AISB convention 2017

  In the run up to AISB2017 convention, I've asked Joanna Bryson, from the organising team, to answer few questions about the convention and what comes with it. Mohammad Majid al-Rifaie ( Tu...


Harold Cohen

Harold Cohen, tireless computer art pioneer dies at 87   Harold Cohen at the Tate (1983) Aaron image in background   Harold Cohen died at 87 in his studio on 27th April 2016 in Encintias California, USA.The first time I hear...


Dancing with Pixies?...

At TEDx Tottenham, London Mark Bishop (the former chair of the Society) demonstrates that if the ongoing EU flagship science project - the 1.6 billion dollar "Human Brain Project” - ultimately succeeds in understanding all as...


Computerised Minds. ...

A video sponsored by the society discusses Searle's Chinese Room Argument (CRA) and the heated debates surrounding it. In this video, which is accessible to the general public and those with interest in AI, Olly's Philosophy Tube ...


Connection Science

All individual members of The Society for the Study of Artificial Intelligence and Simulation of Behaviour have a personal subscription to the Taylor Francis journal Connection Science as part of their membership. How to Acce...



AISB opportunities Bulletin Item

CALL FOR PAPERS: Special issue in Preference Learning and Ranking

PREFERENCE LEARNING AND RANKING Special Issue in Machine Learning


Methods for learning and predicting preference models from explicit or implicit preference 
information and feedback are among the very recent research trends in machine learning and 
knowledge discovery. Approaches relevant to this area range from learning special types of 
preference models such as lexicographic orders over collaborative filtering techniques for 
recommender systems and ranking techniques for information retrieval, to generalizations of 
classification problems such as label ranking. Like many complex learning tasks that have 
recently entered the stage in the field of machine learning, preference learning deviates 
strongly from the standard machine learning problems of classification and regression. It 
is particularly challenging as it involves the prediction of complex structures, such as 
weak or partial order relations, rather than single values. Moreover, training input will 
not, as it is usually the case, be offered in the form of complete examples but may comprise 
more general types of information, such as relative preferences or different kinds of indirect 
feedback. Authors are invited to submit full papers presenting original results on any aspect 
of machine learning and games. An ideal contribution to this special issue would be strongly 
motivated by applications to commercial or classical games and focused on research issues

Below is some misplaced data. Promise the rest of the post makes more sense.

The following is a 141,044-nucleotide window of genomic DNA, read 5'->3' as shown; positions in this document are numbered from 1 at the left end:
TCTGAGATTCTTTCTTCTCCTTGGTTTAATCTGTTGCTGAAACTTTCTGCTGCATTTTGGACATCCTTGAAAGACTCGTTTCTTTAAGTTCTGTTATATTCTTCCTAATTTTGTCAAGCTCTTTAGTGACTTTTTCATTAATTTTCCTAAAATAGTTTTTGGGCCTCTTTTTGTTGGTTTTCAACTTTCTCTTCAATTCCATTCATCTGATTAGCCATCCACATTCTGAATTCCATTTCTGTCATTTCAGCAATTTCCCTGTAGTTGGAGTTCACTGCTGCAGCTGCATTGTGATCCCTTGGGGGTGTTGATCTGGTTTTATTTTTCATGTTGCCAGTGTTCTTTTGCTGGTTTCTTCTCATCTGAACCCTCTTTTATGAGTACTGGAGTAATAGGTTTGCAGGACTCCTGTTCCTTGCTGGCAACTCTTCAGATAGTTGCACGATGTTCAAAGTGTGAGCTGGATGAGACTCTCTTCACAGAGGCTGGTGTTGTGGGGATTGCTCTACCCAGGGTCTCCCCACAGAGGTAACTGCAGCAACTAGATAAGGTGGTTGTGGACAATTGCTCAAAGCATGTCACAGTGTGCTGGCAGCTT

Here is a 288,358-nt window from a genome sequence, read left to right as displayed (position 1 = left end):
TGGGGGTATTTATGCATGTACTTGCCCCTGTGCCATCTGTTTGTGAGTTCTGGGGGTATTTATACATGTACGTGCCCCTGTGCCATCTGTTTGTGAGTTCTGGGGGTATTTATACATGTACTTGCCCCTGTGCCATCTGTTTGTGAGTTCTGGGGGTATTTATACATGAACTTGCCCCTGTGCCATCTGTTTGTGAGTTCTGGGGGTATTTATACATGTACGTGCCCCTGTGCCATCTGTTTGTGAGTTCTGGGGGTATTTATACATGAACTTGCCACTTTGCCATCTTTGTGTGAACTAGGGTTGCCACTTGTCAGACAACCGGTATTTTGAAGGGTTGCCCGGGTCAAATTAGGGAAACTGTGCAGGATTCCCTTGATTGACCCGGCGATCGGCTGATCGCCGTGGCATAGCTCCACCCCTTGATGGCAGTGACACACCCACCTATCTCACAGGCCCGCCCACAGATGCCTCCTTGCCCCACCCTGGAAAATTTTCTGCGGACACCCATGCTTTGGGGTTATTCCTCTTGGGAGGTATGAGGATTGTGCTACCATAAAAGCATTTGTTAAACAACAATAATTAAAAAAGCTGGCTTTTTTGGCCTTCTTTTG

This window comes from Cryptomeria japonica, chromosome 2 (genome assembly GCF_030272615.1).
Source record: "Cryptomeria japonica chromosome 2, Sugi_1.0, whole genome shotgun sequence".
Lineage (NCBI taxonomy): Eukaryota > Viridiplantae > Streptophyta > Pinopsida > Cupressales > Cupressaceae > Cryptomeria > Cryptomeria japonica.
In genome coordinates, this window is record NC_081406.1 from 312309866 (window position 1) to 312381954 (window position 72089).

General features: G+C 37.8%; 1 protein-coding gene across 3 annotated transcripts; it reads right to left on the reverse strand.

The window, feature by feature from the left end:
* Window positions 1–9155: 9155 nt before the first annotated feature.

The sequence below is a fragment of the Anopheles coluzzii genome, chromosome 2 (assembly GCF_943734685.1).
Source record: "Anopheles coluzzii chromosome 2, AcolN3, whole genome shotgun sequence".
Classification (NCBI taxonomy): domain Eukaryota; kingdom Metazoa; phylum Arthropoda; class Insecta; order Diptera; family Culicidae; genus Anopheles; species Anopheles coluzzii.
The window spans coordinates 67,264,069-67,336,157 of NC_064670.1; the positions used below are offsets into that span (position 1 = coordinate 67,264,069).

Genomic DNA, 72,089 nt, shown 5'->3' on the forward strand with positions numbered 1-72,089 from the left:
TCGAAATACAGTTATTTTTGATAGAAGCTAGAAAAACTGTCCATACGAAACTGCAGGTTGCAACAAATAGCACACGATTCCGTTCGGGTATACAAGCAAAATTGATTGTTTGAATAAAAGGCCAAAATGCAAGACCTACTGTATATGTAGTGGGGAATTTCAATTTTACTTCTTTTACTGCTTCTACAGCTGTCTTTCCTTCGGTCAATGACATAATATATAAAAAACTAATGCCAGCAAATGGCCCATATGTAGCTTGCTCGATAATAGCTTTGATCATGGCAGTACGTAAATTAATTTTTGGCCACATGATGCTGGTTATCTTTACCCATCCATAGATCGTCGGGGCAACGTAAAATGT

relevant to the topics described below. Papers specific to game theory should not be submitted 
to this special issue (there will be forthcoming special issue on this topic).


Topics of interest to the special issue include, but are not limited to

  * quantitative and qualitative approaches to modeling preferences and
    different forms of feedback and training data;
  * learning utility functions and related regression problems;
  * preference mining, preference elicitation, and active learning;
  * learning relational preference models;
  * generalizations or special forms of classification problems, such as
    label ranking, ordinal classification, and hierarchical classification;
  * comparison of different preference learning paradigms (e.g.,
    learning of single models vs. modular approaches that decompose the
    problem into subproblems);
  * ranking problems, such as learning to rank objects or to aggregate
  * methods for special application fields, such as web search,
    information retrieval, electronic commerce, games, personalization,
    or recommender systems.


Titles and Short Abstracts: 	/December 31, 2011/
Submission Deadline: 	        /January 10, 2012/

If you intend to submit a paper to the special issue, please send a short abstract per E-mail to 
both editors before December 31, 2011.

Submissions to the special issue must be submitted like regular submissions to the journal. 
Instructions can be found at .

Each submission will be reviewed according to the standards of the Machine Learning Journal. 
All inquiries regarding this special issue should also be directed to the guest editors.

We aim for a publication of the special issue in late 2012/early 2013.


Eyke Hllermeier   (Philipps-Universitt Marburg)
Johannes Frnkranz (TU Darmstadt)